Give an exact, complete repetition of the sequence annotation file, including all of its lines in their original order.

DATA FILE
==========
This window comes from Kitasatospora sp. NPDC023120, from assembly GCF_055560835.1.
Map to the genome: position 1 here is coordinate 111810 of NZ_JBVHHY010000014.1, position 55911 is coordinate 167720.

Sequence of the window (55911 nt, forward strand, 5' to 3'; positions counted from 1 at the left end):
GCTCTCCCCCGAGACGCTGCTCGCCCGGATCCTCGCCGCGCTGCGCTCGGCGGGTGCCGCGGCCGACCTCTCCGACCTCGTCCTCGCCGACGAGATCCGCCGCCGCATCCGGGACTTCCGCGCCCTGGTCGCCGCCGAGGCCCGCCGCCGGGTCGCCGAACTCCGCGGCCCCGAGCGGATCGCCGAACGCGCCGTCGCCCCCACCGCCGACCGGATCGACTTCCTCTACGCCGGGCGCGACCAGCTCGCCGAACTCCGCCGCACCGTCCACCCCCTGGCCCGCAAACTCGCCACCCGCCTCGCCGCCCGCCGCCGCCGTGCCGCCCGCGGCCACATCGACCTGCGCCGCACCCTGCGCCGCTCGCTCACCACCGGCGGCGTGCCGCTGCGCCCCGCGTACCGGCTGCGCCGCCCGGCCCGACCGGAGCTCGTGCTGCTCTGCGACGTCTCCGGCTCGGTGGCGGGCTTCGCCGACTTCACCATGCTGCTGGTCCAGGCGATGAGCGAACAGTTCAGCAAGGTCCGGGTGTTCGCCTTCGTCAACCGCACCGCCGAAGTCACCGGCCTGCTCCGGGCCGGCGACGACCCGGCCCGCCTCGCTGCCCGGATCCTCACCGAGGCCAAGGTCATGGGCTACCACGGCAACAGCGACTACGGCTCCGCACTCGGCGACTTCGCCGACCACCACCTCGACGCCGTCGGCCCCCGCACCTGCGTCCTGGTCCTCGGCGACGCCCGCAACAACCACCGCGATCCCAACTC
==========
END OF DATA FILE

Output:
This window comes from Kitasatospora sp. NPDC023120, from assembly GCF_055560835.1.
Map to the genome: position 1 here is coordinate 111810 of NZ_JBVHHY010000014.1, position 55911 is coordinate 167720.

Sequence of the window (55911 nt, forward strand, 5' to 3'; positions counted from 1 at the left end):
GCTCTCCCCCGAGACGCTGCTCGCCCGGATCCTCGCCGCGCTGCGCTCGGCGGGTGCCGCGGCCGACCTCTCCGACCTCGTCCTCGCCGACGAGATCCGCCGCCGCATCCGGGACTTCCGCGCCCTGGTCGCCGCCGAGGCCCGCCGCCGGGTCGCCGAACTCCGCGGCCCCGAGCGGATCGCCGAACGCGCCGTCGCCCCCACCGCCGACCGGATCGACTTCCTCTACGCCGGGCGCGACCAGCTCGCCGAACTCCGCCGCACCGTCCACCCCCTGGCCCGCAAACTCGCCACCCGCCTCGCCGCCCGCCGCCGCCGTGCCGCCCGCGGCCACATCGACCTGCGCCGCACCCTGCGCCGCTCGCTCACCACCGGCGGCGTGCCGCTGCGCCCCGCGTACCGGCTGCGCCGCCCGGCCCGACCGGAGCTCGTGCTGCTCTGCGACGTCTCCGGCTCGGTGGCGGGCTTCGCCGACTTCACCATGCTGCTGGTCCAGGCGATGAGCGAACAGTTCAGCAAGGTCCGGGTGTTCGCCTTCGTCAACCGCACCGCCGAAGTCACCGGCCTGCTCCGGGCCGGCGACGACCCGGCCCGCCTCGCTGCCCGGATCCTCACCGAGGCCAAGGTCATGGGCTACCACGGCAACAGCGACTACGGCTCCGCACTCGGCGACTTCGCCGACCACCACCTCGACGCCGTCGGCCCCCGCACCTGCGTCCTGGTCCTCGGCGACGCCCGCAACAACCACCGCGATCCCAACTC